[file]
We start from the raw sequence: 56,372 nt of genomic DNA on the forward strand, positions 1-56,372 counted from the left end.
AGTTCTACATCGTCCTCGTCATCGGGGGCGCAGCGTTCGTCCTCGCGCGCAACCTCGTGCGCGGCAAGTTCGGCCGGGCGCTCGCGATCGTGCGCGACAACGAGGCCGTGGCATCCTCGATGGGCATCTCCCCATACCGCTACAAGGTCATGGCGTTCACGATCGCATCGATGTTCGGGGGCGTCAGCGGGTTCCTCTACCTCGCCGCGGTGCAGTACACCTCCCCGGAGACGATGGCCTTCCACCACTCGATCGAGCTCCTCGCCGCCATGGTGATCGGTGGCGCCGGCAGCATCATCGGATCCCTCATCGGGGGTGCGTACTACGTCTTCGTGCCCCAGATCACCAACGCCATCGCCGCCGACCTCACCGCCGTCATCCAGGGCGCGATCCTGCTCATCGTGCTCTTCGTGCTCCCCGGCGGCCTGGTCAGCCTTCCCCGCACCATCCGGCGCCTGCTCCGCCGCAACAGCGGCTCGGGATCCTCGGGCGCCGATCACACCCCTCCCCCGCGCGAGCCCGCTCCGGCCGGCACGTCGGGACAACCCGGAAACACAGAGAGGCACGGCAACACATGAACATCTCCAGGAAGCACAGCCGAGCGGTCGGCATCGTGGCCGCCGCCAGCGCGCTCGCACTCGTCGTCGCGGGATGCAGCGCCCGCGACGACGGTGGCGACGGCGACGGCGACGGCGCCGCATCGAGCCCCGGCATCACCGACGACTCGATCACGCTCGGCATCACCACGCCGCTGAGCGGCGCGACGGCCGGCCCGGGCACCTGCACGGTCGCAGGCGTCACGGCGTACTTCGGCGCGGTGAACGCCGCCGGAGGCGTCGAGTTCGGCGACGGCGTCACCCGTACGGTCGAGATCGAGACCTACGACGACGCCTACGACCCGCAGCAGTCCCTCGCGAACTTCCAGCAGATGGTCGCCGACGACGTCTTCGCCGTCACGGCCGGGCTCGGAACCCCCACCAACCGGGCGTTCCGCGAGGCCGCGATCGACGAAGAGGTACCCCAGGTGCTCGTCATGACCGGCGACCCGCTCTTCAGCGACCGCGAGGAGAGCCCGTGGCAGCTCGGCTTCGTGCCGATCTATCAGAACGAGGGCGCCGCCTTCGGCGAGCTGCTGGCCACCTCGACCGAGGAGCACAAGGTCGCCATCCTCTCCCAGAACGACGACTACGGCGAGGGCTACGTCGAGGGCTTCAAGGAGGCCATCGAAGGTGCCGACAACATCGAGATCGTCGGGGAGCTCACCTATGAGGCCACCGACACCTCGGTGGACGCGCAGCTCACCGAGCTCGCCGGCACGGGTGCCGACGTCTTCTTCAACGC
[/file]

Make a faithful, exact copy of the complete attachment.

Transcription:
We start from the raw sequence: 56,372 nt of genomic DNA on the forward strand, positions 1-56,372 counted from the left end.
AGTTCTACATCGTCCTCGTCATCGGGGGCGCAGCGTTCGTCCTCGCGCGCAACCTCGTGCGCGGCAAGTTCGGCCGGGCGCTCGCGATCGTGCGCGACAACGAGGCCGTGGCATCCTCGATGGGCATCTCCCCATACCGCTACAAGGTCATGGCGTTCACGATCGCATCGATGTTCGGGGGCGTCAGCGGGTTCCTCTACCTCGCCGCGGTGCAGTACACCTCCCCGGAGACGATGGCCTTCCACCACTCGATCGAGCTCCTCGCCGCCATGGTGATCGGTGGCGCCGGCAGCATCATCGGATCCCTCATCGGGGGTGCGTACTACGTCTTCGTGCCCCAGATCACCAACGCCATCGCCGCCGACCTCACCGCCGTCATCCAGGGCGCGATCCTGCTCATCGTGCTCTTCGTGCTCCCCGGCGGCCTGGTCAGCCTTCCCCGCACCATCCGGCGCCTGCTCCGCCGCAACAGCGGCTCGGGATCCTCGGGCGCCGATCACACCCCTCCCCCGCGCGAGCCCGCTCCGGCCGGCACGTCGGGACAACCCGGAAACACAGAGAGGCACGGCAACACATGAACATCTCCAGGAAGCACAGCCGAGCGGTCGGCATCGTGGCCGCCGCCAGCGCGCTCGCACTCGTCGTCGCGGGATGCAGCGCCCGCGACGACGGTGGCGACGGCGACGGCGACGGCGCCGCATCGAGCCCCGGCATCACCGACGACTCGATCACGCTCGGCATCACCACGCCGCTGAGCGGCGCGACGGCCGGCCCGGGCACCTGCACGGTCGCAGGCGTCACGGCGTACTTCGGCGCGGTGAACGCCGCCGGAGGCGTCGAGTTCGGCGACGGCGTCACCCGTACGGTCGAGATCGAGACCTACGACGACGCCTACGACCCGCAGCAGTCCCTCGCGAACTTCCAGCAGATGGTCGCCGACGACGTCTTCGCCGTCACGGCCGGGCTCGGAACCCCCACCAACCGGGCGTTCCGCGAGGCCGCGATCGACGAAGAGGTACCCCAGGTGCTCGTCATGACCGGCGACCCGCTCTTCAGCGACCGCGAGGAGAGCCCGTGGCAGCTCGGCTTCGTGCCGATCTATCAGAACGAGGGCGCCGCCTTCGGCGAGCTGCTGGCCACCTCGACCGAGGAGCACAAGGTCGCCATCCTCTCCCAGAACGACGACTACGGCGAGGGCTACGTCGAGGGCTTCAAGGAGGCCATCGAAGGTGCCGACAACATCGAGATCGTCGGGGAGCTCACCTATGAGGCCACCGACACCTCGGTGGACGCGCAGCTCACCGAGCTCGCCGGCACGGGTGCCGACGTCTTCTTCAACGC